At first blush, it looked like cryptocurrency adoption was poised to make a huge stride in Venezuela.
Sep 21, 2020
Late last month, Venezuelan opposition leader Juan Guaidó announced he would use the digital currency exchange Airtm to redistribute some $19 million to Venezuelan health care workers. The money would come from funds that the U.S. government seized from the incumbent Maduro government. The “health heroes” funds would be delivered via Airtm’s stablecoin, AirUSD.
But after speaking to various medical personnel here, I came away with the impression that the health heroes campaign has been somewhat chaotic.
One health care worker told me what happened when she tried to register:
“Most people I know, who work like me in the health sector and have discussed the matter, couldn’t register and didn’t even know what Airtm is. … The first registration page kept failing and it made you go back to the beginning. … I only know one person who was able to register but has not received the confirmation email.”
Venezuela has become a popular example of the power of crypto, which is sometimes more reliable than our hyperinflated national currency, the bolivar. But the Airtm campaign is another example of how well-intentioned crypto campaigns are easily obstructed by the daily challenges of Venezuelan life.
Bitcoin adoption is low nationwide, but during quarantine its use appears to have grown a little. Bitcoin peer-to-peer trade volume has held steady in 2020. [Note: Paxful recently left Venezuela, citing U.S. sanctions.]
Venezuela currently has more than 60,000 cases of COVID-19 and the pandemic has only worsened Venezuela’s economic crisis. The vast majority of the population survives day to day and must decide between starvation or risking the virus to earn some money.
During quarantine, some people seemed to grow more interested in speculating in financial markets, including cryptocurrencies. That’s because Venezuela’s currency is so inflated that many consider it worthless. There are also many people with a desperate need to make money.
The bolivar remains volatile. The U.S. dollar is the more trusted currency, but some people think paper money can transmit COVID-19. There are a lot of digital payment options, but none are very popular. So accepting bitcoin and other cryptocurrencies has become more attractive.
COVID-19 has brought to light another big cryptocurrency story. Venezuela currently has a parallel government led by the opposition leader Juan Guaidó, who has also been declared president by the national assembly. In April, Guaidó promised to give bonuses to the health care workers who have been helping to manage the COVID-19 pandemic. The bonus would be around $100 a month for three months of work, which is not a small amount in Venezuela.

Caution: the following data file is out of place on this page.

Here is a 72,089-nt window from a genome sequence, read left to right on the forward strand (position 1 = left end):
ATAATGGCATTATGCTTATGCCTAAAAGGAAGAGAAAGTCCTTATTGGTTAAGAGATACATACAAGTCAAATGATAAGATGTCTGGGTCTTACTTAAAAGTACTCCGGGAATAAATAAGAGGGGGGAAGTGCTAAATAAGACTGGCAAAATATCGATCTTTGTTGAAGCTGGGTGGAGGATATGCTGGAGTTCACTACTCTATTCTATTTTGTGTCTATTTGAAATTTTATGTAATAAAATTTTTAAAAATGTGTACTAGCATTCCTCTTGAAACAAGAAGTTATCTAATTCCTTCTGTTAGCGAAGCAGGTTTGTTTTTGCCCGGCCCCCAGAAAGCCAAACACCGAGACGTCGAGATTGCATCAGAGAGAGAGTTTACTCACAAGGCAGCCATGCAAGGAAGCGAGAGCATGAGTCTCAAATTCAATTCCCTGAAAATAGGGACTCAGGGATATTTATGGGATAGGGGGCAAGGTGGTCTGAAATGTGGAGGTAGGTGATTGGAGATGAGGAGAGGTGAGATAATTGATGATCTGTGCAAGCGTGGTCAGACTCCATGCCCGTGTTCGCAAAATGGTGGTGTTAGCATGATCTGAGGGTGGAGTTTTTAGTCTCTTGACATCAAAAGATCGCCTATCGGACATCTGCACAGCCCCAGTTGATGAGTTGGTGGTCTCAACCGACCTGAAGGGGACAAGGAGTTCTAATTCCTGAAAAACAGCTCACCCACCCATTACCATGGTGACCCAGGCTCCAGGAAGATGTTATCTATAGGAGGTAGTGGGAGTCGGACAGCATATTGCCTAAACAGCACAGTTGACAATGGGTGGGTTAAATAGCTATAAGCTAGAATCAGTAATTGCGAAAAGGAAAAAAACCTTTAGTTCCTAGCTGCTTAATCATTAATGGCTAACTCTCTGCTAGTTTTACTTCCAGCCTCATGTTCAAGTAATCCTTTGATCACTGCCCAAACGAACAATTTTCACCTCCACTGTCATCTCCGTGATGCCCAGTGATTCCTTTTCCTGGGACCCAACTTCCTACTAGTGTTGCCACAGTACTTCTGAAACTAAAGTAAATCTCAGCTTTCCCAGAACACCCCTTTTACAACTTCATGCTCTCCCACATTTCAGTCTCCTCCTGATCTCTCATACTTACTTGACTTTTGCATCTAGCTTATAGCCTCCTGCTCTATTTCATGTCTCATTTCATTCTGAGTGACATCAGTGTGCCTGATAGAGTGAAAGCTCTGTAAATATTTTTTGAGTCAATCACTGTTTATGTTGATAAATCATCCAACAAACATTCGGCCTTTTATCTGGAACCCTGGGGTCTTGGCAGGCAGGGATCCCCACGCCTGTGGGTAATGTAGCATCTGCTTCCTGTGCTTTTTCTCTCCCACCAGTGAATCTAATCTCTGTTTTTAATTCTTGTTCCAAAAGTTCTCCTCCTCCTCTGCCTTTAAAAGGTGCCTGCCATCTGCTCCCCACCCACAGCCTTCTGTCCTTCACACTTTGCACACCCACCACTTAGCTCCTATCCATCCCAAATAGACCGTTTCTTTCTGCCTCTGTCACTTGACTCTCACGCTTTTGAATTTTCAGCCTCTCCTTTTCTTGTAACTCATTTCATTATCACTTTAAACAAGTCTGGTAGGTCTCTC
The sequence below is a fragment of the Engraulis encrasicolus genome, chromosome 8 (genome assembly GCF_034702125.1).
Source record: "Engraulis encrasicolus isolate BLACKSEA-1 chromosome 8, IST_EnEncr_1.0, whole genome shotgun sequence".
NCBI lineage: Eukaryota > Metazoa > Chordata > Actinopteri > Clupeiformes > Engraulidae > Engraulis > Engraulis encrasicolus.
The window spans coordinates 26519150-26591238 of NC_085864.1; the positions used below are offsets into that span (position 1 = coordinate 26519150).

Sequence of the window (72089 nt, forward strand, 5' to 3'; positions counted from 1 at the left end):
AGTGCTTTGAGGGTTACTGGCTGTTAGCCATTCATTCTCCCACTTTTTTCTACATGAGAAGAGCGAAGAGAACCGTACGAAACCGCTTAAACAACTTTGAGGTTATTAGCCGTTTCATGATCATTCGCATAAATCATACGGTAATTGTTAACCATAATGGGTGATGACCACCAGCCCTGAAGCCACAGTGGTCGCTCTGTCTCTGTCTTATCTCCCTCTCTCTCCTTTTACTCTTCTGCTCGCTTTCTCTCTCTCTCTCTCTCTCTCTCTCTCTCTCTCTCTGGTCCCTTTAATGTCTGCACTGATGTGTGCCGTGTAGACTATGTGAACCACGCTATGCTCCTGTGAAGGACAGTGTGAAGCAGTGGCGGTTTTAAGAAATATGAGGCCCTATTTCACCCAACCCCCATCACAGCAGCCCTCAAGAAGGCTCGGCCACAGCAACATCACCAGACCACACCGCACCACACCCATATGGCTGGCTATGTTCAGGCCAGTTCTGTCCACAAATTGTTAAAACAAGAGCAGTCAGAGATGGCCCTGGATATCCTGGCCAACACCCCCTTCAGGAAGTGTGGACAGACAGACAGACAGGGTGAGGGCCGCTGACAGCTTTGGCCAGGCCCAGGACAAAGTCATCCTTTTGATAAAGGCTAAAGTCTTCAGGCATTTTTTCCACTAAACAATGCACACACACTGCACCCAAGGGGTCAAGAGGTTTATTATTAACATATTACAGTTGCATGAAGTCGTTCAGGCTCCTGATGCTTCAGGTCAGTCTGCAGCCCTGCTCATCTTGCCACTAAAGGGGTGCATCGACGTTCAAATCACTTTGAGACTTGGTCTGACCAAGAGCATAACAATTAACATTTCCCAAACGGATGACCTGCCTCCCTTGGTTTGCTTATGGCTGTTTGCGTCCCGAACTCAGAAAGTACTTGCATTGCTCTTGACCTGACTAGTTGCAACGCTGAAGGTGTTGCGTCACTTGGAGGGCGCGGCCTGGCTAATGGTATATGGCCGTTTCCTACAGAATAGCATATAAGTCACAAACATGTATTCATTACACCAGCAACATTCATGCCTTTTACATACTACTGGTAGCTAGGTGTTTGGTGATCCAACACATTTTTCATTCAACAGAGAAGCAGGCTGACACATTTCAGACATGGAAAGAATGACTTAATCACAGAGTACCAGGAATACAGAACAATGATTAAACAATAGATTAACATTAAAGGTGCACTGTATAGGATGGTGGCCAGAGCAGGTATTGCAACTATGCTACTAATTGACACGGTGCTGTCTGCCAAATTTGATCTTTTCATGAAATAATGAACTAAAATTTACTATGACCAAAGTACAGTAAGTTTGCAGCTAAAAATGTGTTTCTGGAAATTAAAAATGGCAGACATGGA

The health heroes funding, which adds up to at least $19 million, would come from money seized from the Maduro government by the United States and held by the U.S. Treasury Department.
It’s worth noting that the Venezuelan state has a cryptocurrency of its own, the Petro. The AirUSD bonus will probably be much easier to use than the Petro bonus that the Venezuelan government gave out at the end of 2019. Up until today, there are still people who have not managed to move those Petros.
According to Guaidó’s team, this campaign has four stages: application; verification and selection; registration in the digital platform (Airtm) intended for payment; and transfer of aid for three consecutive months. The last stage has already begun.
The first stage was chaotic because the Maduro government quickly blocked the registration page. There were also phishing attempts intended to steal personal data. One public employee said he received threats from his supervisor for trying to receive the funds. Two of five health care workers I spoke to did not manage to pass the first stage because they could not open the page because of the government’s block.
According to Guaidó’s team, more than 75,000 users were registered, and some 62,000 people were selected to receive the bonuses. It’s hard to know what percentage this is of total public health employees. Estimates range widely, and the only entity that would know the correct number is the Maduro government.
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Source: La Patilla